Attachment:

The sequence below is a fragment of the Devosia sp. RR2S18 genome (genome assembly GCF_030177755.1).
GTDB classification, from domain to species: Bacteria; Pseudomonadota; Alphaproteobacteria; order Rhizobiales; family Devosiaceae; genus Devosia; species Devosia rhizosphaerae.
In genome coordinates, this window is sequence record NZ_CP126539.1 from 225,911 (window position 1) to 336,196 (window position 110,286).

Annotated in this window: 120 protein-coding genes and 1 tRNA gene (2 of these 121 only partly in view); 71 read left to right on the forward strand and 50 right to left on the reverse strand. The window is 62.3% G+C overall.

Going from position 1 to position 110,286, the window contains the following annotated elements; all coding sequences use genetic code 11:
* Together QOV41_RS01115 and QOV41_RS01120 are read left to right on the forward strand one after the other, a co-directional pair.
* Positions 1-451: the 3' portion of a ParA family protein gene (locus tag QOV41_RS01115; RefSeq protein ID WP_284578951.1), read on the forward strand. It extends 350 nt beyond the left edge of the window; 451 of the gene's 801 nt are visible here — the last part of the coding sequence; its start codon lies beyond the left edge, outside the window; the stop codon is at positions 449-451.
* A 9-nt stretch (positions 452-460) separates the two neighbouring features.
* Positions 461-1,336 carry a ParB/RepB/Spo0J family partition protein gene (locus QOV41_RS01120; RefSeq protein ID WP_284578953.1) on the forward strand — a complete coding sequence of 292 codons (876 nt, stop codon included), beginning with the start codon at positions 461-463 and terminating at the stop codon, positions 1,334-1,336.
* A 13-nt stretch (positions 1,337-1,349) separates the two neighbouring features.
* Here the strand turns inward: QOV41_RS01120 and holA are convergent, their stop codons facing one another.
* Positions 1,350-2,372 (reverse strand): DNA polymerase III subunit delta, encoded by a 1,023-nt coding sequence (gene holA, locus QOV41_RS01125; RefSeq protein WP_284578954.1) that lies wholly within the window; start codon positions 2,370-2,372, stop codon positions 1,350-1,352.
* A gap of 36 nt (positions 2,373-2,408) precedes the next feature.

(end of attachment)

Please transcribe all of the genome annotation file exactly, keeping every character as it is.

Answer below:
The sequence below is a fragment of the Devosia sp. RR2S18 genome (genome assembly GCF_030177755.1).
GTDB classification, from domain to species: Bacteria; Pseudomonadota; Alphaproteobacteria; order Rhizobiales; family Devosiaceae; genus Devosia; species Devosia rhizosphaerae.
In genome coordinates, this window is sequence record NZ_CP126539.1 from 225,911 (window position 1) to 336,196 (window position 110,286).

Annotated in this window: 120 protein-coding genes and 1 tRNA gene (2 of these 121 only partly in view); 71 read left to right on the forward strand and 50 right to left on the reverse strand. The window is 62.3% G+C overall.

Going from position 1 to position 110,286, the window contains the following annotated elements; all coding sequences use genetic code 11:
* Together QOV41_RS01115 and QOV41_RS01120 are read left to right on the forward strand one after the other, a co-directional pair.
* Positions 1-451: the 3' portion of a ParA family protein gene (locus tag QOV41_RS01115; RefSeq protein ID WP_284578951.1), read on the forward strand. It extends 350 nt beyond the left edge of the window; 451 of the gene's 801 nt are visible here — the last part of the coding sequence; its start codon lies beyond the left edge, outside the window; the stop codon is at positions 449-451.
* A 9-nt stretch (positions 452-460) separates the two neighbouring features.
* Positions 461-1,336 carry a ParB/RepB/Spo0J family partition protein gene (locus QOV41_RS01120; RefSeq protein ID WP_284578953.1) on the forward strand — a complete coding sequence of 292 codons (876 nt, stop codon included), beginning with the start codon at positions 461-463 and terminating at the stop codon, positions 1,334-1,336.
* A 13-nt stretch (positions 1,337-1,349) separates the two neighbouring features.
* Here the strand turns inward: QOV41_RS01120 and holA are convergent, their stop codons facing one another.
* Positions 1,350-2,372 (reverse strand): DNA polymerase III subunit delta, encoded by a 1,023-nt coding sequence (gene holA, locus QOV41_RS01125; RefSeq protein WP_284578954.1) that lies wholly within the window; start codon positions 2,370-2,372, stop codon positions 1,350-1,352.
* A gap of 36 nt (positions 2,373-2,408) precedes the next feature.